How did Nissim manage to stay awake for three days straight? “You know how I held on for 75 hours? I didn’t get off the D-9. I had no fatigue problem, because I kept drinking whiskey all the time… I placed some in my bag ahead of time. Everyone packed clothes, but I knew what was awaiting us there. I took whiskey and some pistachios…. Jenin empowered me. It helped me forget my troubles.”
We, too, will thank Moshe
Nissim. For he answered, in his first-hand account, the question that my
government's propoganda machine made us forget: Was there a Massacre at
Let’s return to the wounded hero, Col. Bukhris. A mild guess will lead us to the conclusion that the “severe ethical problems” he mentions, may have something to do with the ecstatic activities of Moshe Nissim et al. But what about you, Lt. Col. O. Bukhris? Your role as a battalion commander includes overseeing and commanding those bulldozer operators working with you, such as Nissim. Your right and duty is to discipline reserve corporals who go wild and slaughter innocents – and to throw them the hell out of there if they refuse to be disciplined. You may have tried without success; I don’t know, I wasn’t there. Anyhow, these severe ethical problems are your problems too. And that’s after we’ve supposedly accepted the official Israeli stand, and laid aside the fact that the brutal takeover of a defenseless, dense, poor town of 15,000 outside your borders - just because there are a few dozen murder suspects hiding there – is a severe crime, indeed "the mother of all" of Nissim's crimes.
So, Col. Bukhris, you believe that “things should be resolved within the system.” I am only two years older than you, but I have 14 more years of civilian experience. From this perspective, I can assure you that you will resolve nothing within the system, because the problem is in the system itself. Let’s take Moshe Nissim as a test case.
A man with a very dubious civilian and military record wants to volunteer for the invasion. Well, these are patriotic times, I guess everyone gets a chance. OK. He insists on becoming the operator of a giant bulldozer, even though neither his military nor his civilian experience qualify him as such, and (I suspect) there was no shortage of qualified operators. Moreover, his motives are probably not hidden; he keeps blabbering about how he wants to “teach them a lesson”, and so on. But no one even stops to think, whether such a man should be allowed to sit behind the wheel.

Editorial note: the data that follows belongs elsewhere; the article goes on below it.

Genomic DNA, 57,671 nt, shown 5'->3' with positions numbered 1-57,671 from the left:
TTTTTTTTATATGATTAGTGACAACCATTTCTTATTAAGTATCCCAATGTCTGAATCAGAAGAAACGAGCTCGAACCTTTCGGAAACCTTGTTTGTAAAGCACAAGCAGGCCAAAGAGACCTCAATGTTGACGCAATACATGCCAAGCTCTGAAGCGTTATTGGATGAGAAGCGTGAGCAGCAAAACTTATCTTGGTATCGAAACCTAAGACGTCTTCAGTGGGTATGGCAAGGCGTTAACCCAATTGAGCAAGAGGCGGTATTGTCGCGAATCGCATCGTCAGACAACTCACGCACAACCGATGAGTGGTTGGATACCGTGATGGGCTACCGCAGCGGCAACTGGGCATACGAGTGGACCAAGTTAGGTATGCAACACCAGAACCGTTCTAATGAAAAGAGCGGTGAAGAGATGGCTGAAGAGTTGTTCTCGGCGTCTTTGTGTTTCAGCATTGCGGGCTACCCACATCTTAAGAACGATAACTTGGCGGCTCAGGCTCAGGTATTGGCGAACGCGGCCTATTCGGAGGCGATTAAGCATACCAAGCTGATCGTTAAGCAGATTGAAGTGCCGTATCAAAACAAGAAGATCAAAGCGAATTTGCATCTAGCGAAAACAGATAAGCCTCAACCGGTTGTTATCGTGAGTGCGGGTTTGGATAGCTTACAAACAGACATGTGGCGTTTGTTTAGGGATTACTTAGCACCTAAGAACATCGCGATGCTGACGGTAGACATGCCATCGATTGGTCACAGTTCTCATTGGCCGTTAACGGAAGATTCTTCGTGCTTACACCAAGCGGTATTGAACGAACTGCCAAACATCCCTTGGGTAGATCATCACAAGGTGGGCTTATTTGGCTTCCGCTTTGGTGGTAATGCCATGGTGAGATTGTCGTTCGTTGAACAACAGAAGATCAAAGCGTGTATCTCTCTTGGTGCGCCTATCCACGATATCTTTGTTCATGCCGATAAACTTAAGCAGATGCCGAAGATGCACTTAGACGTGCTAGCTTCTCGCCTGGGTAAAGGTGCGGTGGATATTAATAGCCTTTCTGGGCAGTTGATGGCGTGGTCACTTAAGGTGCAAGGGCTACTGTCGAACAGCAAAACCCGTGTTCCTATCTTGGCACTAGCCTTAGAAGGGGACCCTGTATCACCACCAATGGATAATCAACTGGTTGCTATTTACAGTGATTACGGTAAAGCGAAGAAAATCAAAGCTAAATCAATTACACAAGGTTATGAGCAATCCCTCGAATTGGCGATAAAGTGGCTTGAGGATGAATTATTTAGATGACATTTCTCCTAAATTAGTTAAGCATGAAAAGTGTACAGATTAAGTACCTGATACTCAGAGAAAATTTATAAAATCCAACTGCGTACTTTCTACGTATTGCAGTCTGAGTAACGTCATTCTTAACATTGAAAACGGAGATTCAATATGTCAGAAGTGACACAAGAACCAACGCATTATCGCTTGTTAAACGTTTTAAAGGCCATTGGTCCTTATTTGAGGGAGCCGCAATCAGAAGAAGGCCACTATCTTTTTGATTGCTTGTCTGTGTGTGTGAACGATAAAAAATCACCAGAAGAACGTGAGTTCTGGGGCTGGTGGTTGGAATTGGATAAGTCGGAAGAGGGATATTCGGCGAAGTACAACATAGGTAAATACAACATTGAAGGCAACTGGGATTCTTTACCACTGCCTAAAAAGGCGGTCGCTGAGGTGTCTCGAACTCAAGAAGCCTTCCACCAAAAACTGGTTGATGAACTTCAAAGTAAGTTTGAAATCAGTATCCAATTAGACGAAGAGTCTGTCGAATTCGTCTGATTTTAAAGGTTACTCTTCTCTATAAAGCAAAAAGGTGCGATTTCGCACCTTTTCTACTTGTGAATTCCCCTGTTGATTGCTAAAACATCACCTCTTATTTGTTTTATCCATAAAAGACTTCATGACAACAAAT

So he sits behind the wheel and starts slaughtering, a bottle of whiskey in hand. The army is not under intolerable stress and infinite mess like, say, in the 1973 war. The top command is all intact, is not far from the Jenin camp, and knows exactly what’s going on. Someone seems to go way beyond any command issued to him, even to grossly disobey the commands, causing a massive bloodshed of innocents. But instead of calling him to order immediately, they let him go on and on, and set the pace for his buddies. It is not hard to guess that Moshe Nissim’s exploits have become the joke of the day – and even a source of pride and immitation – and commanders dismissed them with a smile and a shrug, maybe even praised him. It is not hard for me to guess this, because I’ve seen during my own service many examples for such attitude towards people who performed such (much less terrible, but still criminal) deeds against civilian population.
No doubt, Moshe Nissim is an extreme case. But the system is judged by its treatment of extreme cases. When it came to the life and honor of Arab civilians, the military system has all too often given soldiers practicing such extreme acts of humiliation, torture, even murder, a free hand during the act, sometimes even encouragement – and endless forgiveness and lenience after the act. These are the fruits of racism.
Listen to my personal advice, Col. Bukhris: escape this system while you can, before it corrupts you to the core.
And to the system, that is to
the top military command, I suggest:
You'd better start a thorough and vigorous soul-searching
and mending process , or else what we'll be left with here will not deserve to be called an army anymore.
You'd better start a thorough and vigorous soul-searching and mending process , or else what we'll be left with here will not deserve to be called an army anymore.